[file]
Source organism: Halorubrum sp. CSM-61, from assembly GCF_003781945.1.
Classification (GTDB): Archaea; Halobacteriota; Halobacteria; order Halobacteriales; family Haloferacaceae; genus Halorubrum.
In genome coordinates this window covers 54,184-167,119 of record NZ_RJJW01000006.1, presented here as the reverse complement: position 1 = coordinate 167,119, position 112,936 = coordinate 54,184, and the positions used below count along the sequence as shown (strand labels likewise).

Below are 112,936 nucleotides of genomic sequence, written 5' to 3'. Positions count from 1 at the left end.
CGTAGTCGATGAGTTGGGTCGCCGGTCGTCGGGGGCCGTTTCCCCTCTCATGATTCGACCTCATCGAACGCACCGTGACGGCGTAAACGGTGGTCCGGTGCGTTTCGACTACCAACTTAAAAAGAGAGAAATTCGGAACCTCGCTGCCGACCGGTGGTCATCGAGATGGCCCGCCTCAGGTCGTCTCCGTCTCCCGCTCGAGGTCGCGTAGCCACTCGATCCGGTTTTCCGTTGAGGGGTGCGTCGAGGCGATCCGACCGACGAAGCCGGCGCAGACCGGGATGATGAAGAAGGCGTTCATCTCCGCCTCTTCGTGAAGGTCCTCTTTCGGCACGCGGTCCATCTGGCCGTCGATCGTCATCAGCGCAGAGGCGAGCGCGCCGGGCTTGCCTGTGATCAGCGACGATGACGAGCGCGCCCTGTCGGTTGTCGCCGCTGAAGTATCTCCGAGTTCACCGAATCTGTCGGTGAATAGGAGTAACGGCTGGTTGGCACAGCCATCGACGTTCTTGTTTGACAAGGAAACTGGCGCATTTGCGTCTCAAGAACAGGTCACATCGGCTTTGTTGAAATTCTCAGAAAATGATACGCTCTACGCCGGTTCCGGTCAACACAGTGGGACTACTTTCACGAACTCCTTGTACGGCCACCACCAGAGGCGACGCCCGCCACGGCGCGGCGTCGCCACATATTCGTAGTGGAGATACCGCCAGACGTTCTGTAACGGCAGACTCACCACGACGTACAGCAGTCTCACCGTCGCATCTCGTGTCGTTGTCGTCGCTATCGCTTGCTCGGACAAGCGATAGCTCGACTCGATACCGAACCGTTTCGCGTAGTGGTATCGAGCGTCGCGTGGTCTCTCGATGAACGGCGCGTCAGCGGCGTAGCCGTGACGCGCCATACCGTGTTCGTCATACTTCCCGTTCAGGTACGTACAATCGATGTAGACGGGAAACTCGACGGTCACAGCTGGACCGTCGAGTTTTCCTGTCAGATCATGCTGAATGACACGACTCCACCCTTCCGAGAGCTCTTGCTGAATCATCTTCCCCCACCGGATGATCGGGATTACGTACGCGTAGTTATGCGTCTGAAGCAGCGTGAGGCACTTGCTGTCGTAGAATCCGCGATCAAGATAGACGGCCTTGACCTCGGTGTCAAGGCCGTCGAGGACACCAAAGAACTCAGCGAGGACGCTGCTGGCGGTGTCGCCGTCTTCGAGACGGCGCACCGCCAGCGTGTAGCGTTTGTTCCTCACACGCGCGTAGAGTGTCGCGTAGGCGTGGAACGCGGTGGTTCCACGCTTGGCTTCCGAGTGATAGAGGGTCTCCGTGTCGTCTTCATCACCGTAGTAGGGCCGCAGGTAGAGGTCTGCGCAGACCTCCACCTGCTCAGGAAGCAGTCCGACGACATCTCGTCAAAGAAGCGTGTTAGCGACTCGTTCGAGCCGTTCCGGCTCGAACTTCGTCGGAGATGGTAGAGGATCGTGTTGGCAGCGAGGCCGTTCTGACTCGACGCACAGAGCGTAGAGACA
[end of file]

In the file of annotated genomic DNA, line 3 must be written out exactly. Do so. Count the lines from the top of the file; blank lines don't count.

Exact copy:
In genome coordinates this window covers 54,184-167,119 of record NZ_RJJW01000006.1, presented here as the reverse complement: position 1 = coordinate 167,119, position 112,936 = coordinate 54,184, and the positions used below count along the sequence as shown (strand labels likewise).